I admitted to not knowing much about seat belts for dogs, and through a series of emails, we conducted an informal sort of interview (okay, we also talked about Aaron Rodger's butt, so it might have been more "chat" than "interview.")
I don't know much about doggie seat belts--can you fill me in?
Unfortunately, only about 2% of people use dog seatbelts, but there are a lot of different kinds out there for people to choose depending on their dog breed, weight, etc. Basically the same logic that goes for people applies to dogs; we know that statistically we have better chance of surviving an accident if we are buckled in vs. being thrown. Also when a dog is thrown they turn into a small missile and can injure others in the car. A 10lb dog has the force of 80lbs just going 40mph. Overall the same rules that you would follow for a baby apply here too, so ideally you want to put them in the back seat, not in the front because of the airbags.
The reasons that people don't use dog seatbelts vary from simply not being aware that they exist, to thinking it's an extra hassle (not convenient), and to lack of consistency (where the dog wins out) since they would rather sit on your lap. But the reality is that with a little effort, some rescue remedy (natural Valium for dogs), and choosing a mechanism that fits with your lifestyle/car, etc. it can be done.
It looks like your seat belt is just for small dogs--do bigger dogs have different needs?
I developed a mechanism, the Doggie Seatbelt, that works with your small dog's existing harness (little dogs should wear harnesses vs neck collar because of their fragile bones and trechea). It basically attaches to you car seatbelt; then you clip them in, where you would attach the leash. Most seatbelts have the harness built in and there are two issue with that:
1. Little dogs have drastically different body shapes, so it's tough to get a good fit, Max would wiggle out of them.
2. If your dog already uses a harness, then you have to take their harness off or put it on top, which is not comfortable for them.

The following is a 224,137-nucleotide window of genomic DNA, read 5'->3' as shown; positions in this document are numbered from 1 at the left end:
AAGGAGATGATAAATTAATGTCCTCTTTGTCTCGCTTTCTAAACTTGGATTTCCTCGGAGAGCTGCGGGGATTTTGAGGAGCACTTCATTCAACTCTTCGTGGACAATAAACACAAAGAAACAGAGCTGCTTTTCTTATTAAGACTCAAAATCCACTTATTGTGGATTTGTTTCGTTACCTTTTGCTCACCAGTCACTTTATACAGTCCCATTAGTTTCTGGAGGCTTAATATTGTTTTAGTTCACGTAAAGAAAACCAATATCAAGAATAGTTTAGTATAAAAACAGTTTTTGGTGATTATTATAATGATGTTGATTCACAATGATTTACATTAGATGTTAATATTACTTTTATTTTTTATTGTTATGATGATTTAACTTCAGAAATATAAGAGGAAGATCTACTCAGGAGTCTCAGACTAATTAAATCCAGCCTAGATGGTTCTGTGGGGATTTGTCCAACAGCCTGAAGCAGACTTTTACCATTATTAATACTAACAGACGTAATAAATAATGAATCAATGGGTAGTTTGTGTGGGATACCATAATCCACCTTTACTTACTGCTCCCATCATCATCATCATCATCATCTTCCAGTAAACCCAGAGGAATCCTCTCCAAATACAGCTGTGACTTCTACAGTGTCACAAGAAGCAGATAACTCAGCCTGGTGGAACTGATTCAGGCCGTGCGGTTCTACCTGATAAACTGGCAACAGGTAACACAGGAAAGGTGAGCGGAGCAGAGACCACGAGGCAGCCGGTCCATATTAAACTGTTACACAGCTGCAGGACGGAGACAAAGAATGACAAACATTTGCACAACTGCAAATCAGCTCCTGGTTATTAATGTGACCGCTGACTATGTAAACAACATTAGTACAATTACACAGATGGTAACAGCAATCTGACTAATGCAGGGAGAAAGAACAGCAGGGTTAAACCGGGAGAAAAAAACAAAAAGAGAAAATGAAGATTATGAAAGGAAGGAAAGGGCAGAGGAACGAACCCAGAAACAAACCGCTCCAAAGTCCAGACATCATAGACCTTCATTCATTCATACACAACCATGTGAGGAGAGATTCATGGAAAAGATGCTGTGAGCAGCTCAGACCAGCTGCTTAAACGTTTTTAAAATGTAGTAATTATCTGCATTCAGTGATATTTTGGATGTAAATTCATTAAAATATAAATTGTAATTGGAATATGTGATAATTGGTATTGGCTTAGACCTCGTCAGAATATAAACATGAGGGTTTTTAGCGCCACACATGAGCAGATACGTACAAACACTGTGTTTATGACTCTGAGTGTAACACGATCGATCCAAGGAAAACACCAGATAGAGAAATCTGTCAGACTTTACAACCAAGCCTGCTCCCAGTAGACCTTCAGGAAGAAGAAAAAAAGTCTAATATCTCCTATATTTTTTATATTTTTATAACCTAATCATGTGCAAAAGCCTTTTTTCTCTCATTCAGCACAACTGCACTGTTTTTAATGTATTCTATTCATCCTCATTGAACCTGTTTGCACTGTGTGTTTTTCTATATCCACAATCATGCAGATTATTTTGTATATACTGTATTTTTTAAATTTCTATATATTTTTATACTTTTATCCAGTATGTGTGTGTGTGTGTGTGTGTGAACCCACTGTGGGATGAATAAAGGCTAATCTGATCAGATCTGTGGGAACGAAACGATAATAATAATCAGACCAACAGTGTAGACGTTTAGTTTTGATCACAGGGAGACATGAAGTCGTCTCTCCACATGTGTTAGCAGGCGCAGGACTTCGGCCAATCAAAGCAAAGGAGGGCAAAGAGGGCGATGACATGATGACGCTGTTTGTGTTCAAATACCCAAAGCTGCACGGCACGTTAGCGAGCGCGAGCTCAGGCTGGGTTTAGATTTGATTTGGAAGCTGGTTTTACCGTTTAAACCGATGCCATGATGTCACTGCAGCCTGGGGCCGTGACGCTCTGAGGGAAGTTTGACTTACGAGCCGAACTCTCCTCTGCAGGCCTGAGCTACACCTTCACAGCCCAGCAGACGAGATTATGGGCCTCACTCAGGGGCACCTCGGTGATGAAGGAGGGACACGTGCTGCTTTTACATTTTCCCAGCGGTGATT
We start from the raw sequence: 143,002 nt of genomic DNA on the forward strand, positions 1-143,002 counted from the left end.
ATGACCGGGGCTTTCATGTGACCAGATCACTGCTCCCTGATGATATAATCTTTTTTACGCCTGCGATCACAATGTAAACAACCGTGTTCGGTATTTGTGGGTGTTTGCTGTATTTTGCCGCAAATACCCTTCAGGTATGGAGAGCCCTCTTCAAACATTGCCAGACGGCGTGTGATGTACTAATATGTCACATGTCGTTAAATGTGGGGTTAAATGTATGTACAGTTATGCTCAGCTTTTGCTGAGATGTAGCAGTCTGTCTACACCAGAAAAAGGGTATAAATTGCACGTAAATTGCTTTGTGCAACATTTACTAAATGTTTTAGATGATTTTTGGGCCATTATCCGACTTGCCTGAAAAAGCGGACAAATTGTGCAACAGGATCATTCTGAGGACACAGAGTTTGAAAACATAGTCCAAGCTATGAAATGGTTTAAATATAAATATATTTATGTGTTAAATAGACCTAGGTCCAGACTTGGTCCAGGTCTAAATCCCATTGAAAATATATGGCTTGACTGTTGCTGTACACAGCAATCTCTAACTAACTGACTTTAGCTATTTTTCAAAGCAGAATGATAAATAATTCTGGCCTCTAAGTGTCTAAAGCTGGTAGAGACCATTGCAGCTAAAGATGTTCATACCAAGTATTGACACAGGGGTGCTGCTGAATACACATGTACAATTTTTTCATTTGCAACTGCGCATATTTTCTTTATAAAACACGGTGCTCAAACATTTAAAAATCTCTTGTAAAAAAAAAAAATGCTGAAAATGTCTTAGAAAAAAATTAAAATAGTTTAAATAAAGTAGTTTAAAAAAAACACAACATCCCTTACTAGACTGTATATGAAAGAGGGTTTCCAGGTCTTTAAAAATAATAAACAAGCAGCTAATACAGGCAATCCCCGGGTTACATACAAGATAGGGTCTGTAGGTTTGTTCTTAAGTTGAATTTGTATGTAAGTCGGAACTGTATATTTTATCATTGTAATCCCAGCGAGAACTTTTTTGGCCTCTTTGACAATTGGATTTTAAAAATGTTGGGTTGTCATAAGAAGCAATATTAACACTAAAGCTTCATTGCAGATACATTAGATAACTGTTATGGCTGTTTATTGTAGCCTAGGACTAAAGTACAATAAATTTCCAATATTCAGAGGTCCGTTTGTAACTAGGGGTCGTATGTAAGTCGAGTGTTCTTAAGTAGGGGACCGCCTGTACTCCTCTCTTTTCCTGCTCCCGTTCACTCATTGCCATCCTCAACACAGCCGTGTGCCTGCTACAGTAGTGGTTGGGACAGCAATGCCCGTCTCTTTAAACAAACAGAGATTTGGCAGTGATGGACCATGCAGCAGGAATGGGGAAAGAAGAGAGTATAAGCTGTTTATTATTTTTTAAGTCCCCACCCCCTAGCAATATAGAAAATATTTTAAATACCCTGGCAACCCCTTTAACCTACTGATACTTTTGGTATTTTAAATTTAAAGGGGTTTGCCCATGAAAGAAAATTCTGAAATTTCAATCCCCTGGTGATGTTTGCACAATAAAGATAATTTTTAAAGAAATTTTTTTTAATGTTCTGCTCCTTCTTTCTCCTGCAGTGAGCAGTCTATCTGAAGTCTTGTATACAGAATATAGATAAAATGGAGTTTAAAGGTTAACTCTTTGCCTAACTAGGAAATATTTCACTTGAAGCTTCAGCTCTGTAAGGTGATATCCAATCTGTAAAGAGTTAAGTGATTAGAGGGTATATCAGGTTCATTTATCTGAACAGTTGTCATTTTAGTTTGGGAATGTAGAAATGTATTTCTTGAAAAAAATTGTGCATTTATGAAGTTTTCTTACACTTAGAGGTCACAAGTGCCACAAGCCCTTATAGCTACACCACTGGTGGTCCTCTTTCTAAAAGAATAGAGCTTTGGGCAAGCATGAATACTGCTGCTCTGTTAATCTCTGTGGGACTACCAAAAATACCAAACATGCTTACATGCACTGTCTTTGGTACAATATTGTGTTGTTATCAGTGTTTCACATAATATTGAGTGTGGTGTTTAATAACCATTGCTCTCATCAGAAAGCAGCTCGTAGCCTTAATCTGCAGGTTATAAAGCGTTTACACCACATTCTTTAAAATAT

So by being able to just use the existing harness, it makes easier which leads to more consistency. Though, as I looked into the market place I found some great options for larger dogs that have quality assurance (i.e., testing), which I have started selling on my site as I got so many requests for a larger dog option. I'm actually about to add the Bergen line.
Here you can see the product options.
You mentioned that Illinois should be the sixth state to require seat belts for dogs.
Well that is a long term goal of mine, but I have just started digging into it, so a lot more to come on that. To date I've spoke to two lobbyists and a lawyer from the SBAC, and it seems that passing this law by itself isn't likely, but it could be tagged on to something around Distracted Drivers/texting & driving, something bigger that already has momentum. My next step is to do some research in the 5 states that have the law to find out just how they did it. As much as it sucks to have move to laws, that process takes time (hence why this is a long term goal), and ultimately if passed it brings awareness with it. Think about how the buckle in campaign for humans still continues to date, and it's been around for lots of years. My short term goals are around bringing awareness of the options and to educate people on how to to chose the right product as well as training your dog successfully. My plans for the Spring/Summer dog events is to bring a car (instead of just doing a boring table), hopefully a cool convertible, and I'll bring the different seatbelt options so owners and dogs can test out different seatbelts and hopefully find one that works for them.
Since he regained the use of his legs, have you had to make any adjustments to accomodate for him? Yes, more right after the accident, but still to date, I consider him a special needs dog. Initially we had get a new crate for him (we hadn't crated him in years), so that was mentally tough for him, since he was used to roaming the house and we also had to keep him in the crate at night (the first week I slept on the floor with him).
Now we have stairs for him up to the bed, got a bunch of rugs and carpets in our condo that was mostly hardwood floors since he still slips easily. And not a big deal since he's little, but we have to carry him up long flights of stairs, as he can only do a few (it's a momentum thing).
The big one was his loss of control with both #1 and #2. When we would get home he would just start peeing everywhere. The peeing got back in control within a few months, the #2 is still sometimes sporadic, and it's like it just pops out - he's like what happened and looks around! So yes I've been pooped on a lot! (I asked her about this in person. She shrugged. "It's organic.")
As you know, I am a big advocate for giving dogs with altered mobility a second chance through adoption, and I like to think of myself as a conscientious dog owner, but I had never before considered Prada's safety in the car beyond having a bed that she was trained to stay in. Melissa's product is a common-sense solution to an issue that too many pet owners simply never think about.
Let's make 2012 a safer year for our pets to travel.
Willow and Sammy are a bonded chihuahua mix pair. Willow, who doesn't use her fourth leg, is the cuddlebug; Sammy is the spritely one. They have room in their hearts for a very special person--do you have room in you heart for them?